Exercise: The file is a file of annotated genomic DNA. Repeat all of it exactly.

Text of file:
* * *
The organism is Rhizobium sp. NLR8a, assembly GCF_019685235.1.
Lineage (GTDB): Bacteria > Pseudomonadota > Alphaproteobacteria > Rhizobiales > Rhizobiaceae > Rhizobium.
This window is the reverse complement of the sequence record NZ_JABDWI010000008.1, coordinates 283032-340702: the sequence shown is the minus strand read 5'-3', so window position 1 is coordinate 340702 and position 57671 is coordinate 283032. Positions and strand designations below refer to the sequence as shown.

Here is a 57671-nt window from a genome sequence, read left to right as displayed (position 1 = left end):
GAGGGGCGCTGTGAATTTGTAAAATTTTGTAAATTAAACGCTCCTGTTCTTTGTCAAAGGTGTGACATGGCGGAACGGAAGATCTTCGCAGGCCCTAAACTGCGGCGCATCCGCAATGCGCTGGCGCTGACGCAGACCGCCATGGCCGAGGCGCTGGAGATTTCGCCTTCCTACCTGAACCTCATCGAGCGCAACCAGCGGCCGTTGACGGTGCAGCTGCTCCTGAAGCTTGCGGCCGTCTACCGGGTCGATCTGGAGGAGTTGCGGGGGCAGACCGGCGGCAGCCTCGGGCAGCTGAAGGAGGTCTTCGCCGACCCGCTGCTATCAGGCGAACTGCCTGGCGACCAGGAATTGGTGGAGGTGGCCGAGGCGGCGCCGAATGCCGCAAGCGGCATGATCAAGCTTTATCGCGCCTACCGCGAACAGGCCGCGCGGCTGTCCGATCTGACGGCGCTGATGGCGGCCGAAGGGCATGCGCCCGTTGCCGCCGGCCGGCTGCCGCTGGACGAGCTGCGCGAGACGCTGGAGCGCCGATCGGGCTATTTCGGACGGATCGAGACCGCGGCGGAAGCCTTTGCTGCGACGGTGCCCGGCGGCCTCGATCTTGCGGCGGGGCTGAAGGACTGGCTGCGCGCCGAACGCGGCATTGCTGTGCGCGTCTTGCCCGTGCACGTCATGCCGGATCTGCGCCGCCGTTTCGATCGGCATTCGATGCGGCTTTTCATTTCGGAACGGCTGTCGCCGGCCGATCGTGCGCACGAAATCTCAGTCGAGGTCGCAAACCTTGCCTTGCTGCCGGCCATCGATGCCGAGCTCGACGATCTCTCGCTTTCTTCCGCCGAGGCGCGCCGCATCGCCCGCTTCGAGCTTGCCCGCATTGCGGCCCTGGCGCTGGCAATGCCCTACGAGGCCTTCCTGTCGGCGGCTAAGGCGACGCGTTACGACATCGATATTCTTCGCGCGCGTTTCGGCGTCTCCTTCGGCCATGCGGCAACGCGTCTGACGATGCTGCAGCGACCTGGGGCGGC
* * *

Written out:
The organism is Rhizobium sp. NLR8a, assembly GCF_019685235.1.
Lineage (GTDB): Bacteria > Pseudomonadota > Alphaproteobacteria > Rhizobiales > Rhizobiaceae > Rhizobium.
This window is the reverse complement of the sequence record NZ_JABDWI010000008.1, coordinates 283032-340702: the sequence shown is the minus strand read 5'-3', so window position 1 is coordinate 340702 and position 57671 is coordinate 283032. Positions and strand designations below refer to the sequence as shown.

Here is a 57671-nt window from a genome sequence, read left to right as displayed (position 1 = left end):
GAGGGGCGCTGTGAATTTGTAAAATTTTGTAAATTAAACGCTCCTGTTCTTTGTCAAAGGTGTGACATGGCGGAACGGAAGATCTTCGCAGGCCCTAAACTGCGGCGCATCCGCAATGCGCTGGCGCTGACGCAGACCGCCATGGCCGAGGCGCTGGAGATTTCGCCTTCCTACCTGAACCTCATCGAGCGCAACCAGCGGCCGTTGACGGTGCAGCTGCTCCTGAAGCTTGCGGCCGTCTACCGGGTCGATCTGGAGGAGTTGCGGGGGCAGACCGGCGGCAGCCTCGGGCAGCTGAAGGAGGTCTTCGCCGACCCGCTGCTATCAGGCGAACTGCCTGGCGACCAGGAATTGGTGGAGGTGGCCGAGGCGGCGCCGAATGCCGCAAGCGGCATGATCAAGCTTTATCGCGCCTACCGCGAACAGGCCGCGCGGCTGTCCGATCTGACGGCGCTGATGGCGGCCGAAGGGCATGCGCCCGTTGCCGCCGGCCGGCTGCCGCTGGACGAGCTGCGCGAGACGCTGGAGCGCCGATCGGGCTATTTCGGACGGATCGAGACCGCGGCGGAAGCCTTTGCTGCGACGGTGCCCGGCGGCCTCGATCTTGCGGCGGGGCTGAAGGACTGGCTGCGCGCCGAACGCGGCATTGCTGTGCGCGTCTTGCCCGTGCACGTCATGCCGGATCTGCGCCGCCGTTTCGATCGGCATTCGATGCGGCTTTTCATTTCGGAACGGCTGTCGCCGGCCGATCGTGCGCACGAAATCTCAGTCGAGGTCGCAAACCTTGCCTTGCTGCCGGCCATCGATGCCGAGCTCGACGATCTCTCGCTTTCTTCCGCCGAGGCGCGCCGCATCGCCCGCTTCGAGCTTGCCCGCATTGCGGCCCTGGCGCTGGCAATGCCCTACGAGGCCTTCCTGTCGGCGGCTAAGGCGACGCGTTACGACATCGATATTCTTCGCGCGCGTTTCGGCGTCTCCTTCGGCCATGCGGCAACGCGTCTGACGATGCTGCAGCGACCTGGGGCGGC